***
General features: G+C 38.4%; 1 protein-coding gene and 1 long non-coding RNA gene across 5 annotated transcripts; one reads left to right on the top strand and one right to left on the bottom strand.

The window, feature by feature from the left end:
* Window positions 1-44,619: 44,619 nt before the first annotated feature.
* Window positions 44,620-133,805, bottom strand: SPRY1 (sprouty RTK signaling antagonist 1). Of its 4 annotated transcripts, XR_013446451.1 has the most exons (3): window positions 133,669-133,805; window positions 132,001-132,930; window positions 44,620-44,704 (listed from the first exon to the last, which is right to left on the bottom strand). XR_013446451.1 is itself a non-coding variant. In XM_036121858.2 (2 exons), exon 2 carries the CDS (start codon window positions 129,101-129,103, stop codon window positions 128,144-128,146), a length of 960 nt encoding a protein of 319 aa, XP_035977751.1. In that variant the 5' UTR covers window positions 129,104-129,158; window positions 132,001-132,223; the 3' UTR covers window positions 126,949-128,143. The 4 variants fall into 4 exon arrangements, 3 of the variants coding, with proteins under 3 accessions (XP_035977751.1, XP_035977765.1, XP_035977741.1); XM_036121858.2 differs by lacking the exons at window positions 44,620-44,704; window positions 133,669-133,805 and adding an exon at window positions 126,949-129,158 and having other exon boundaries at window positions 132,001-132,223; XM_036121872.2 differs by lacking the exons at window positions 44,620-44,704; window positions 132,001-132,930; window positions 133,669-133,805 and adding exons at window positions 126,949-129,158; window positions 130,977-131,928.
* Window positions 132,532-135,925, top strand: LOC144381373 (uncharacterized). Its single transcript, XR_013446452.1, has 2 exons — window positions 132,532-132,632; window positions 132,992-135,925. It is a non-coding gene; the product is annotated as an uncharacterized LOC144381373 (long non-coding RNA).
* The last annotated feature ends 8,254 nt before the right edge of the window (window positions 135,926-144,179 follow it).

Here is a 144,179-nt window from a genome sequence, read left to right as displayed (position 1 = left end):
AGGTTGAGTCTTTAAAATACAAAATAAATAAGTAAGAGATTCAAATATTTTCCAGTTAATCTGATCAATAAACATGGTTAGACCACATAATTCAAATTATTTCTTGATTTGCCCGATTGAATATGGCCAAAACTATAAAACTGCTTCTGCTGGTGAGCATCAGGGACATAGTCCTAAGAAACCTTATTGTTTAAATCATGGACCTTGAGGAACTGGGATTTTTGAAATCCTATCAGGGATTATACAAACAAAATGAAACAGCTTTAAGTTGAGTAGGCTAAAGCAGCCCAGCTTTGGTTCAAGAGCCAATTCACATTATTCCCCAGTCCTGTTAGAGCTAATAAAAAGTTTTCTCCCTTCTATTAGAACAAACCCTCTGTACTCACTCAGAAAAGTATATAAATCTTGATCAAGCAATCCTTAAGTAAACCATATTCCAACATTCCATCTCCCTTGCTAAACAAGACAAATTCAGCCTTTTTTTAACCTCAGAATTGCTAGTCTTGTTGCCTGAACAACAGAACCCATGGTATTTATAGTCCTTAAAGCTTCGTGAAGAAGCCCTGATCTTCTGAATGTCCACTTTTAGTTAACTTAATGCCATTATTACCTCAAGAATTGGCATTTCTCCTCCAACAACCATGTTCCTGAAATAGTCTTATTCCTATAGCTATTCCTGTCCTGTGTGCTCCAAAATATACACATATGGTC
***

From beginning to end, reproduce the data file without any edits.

General features: G+C 38.4%; 1 protein-coding gene and 1 long non-coding RNA gene across 5 annotated transcripts; one reads left to right on the top strand and one right to left on the bottom strand.

The window, feature by feature from the left end:
* Window positions 1-44,619: 44,619 nt before the first annotated feature.
* Window positions 44,620-133,805, bottom strand: SPRY1 (sprouty RTK signaling antagonist 1). Of its 4 annotated transcripts, XR_013446451.1 has the most exons (3): window positions 133,669-133,805; window positions 132,001-132,930; window positions 44,620-44,704 (listed from the first exon to the last, which is right to left on the bottom strand). XR_013446451.1 is itself a non-coding variant. In XM_036121858.2 (2 exons), exon 2 carries the CDS (start codon window positions 129,101-129,103, stop codon window positions 128,144-128,146), a length of 960 nt encoding a protein of 319 aa, XP_035977751.1. In that variant the 5' UTR covers window positions 129,104-129,158; window positions 132,001-132,223; the 3' UTR covers window positions 126,949-128,143. The 4 variants fall into 4 exon arrangements, 3 of the variants coding, with proteins under 3 accessions (XP_035977751.1, XP_035977765.1, XP_035977741.1); XM_036121858.2 differs by lacking the exons at window positions 44,620-44,704; window positions 133,669-133,805 and adding an exon at window positions 126,949-129,158 and having other exon boundaries at window positions 132,001-132,223; XM_036121872.2 differs by lacking the exons at window positions 44,620-44,704; window positions 132,001-132,930; window positions 133,669-133,805 and adding exons at window positions 126,949-129,158; window positions 130,977-131,928.
* Window positions 132,532-135,925, top strand: LOC144381373 (uncharacterized). Its single transcript, XR_013446452.1, has 2 exons — window positions 132,532-132,632; window positions 132,992-135,925. It is a non-coding gene; the product is annotated as an uncharacterized LOC144381373 (long non-coding RNA).
* The last annotated feature ends 8,254 nt before the right edge of the window (window positions 135,926-144,179 follow it).

Here is a 144,179-nt window from a genome sequence, read left to right as displayed (position 1 = left end):
AGGTTGAGTCTTTAAAATACAAAATAAATAAGTAAGAGATTCAAATATTTTCCAGTTAATCTGATCAATAAACATGGTTAGACCACATAATTCAAATTATTTCTTGATTTGCCCGATTGAATATGGCCAAAACTATAAAACTGCTTCTGCTGGTGAGCATCAGGGACATAGTCCTAAGAAACCTTATTGTTTAAATCATGGACCTTGAGGAACTGGGATTTTTGAAATCCTATCAGGGATTATACAAACAAAATGAAACAGCTTTAAGTTGAGTAGGCTAAAGCAGCCCAGCTTTGGTTCAAGAGCCAATTCACATTATTCCCCAGTCCTGTTAGAGCTAATAAAAAGTTTTCTCCCTTCTATTAGAACAAACCCTCTGTACTCACTCAGAAAAGTATATAAATCTTGATCAAGCAATCCTTAAGTAAACCATATTCCAACATTCCATCTCCCTTGCTAAACAAGACAAATTCAGCCTTTTTTTAACCTCAGAATTGCTAGTCTTGTTGCCTGAACAACAGAACCCATGGTATTTATAGTCCTTAAAGCTTCGTGAAGAAGCCCTGATCTTCTGAATGTCCACTTTTAGTTAACTTAATGCCATTATTACCTCAAGAATTGGCATTTCTCCTCCAACAACCATGTTCCTGAAATAGTCTTATTCCTATAGCTATTCCTGTCCTGTGTGCTCCAAAATATACACATATGGTC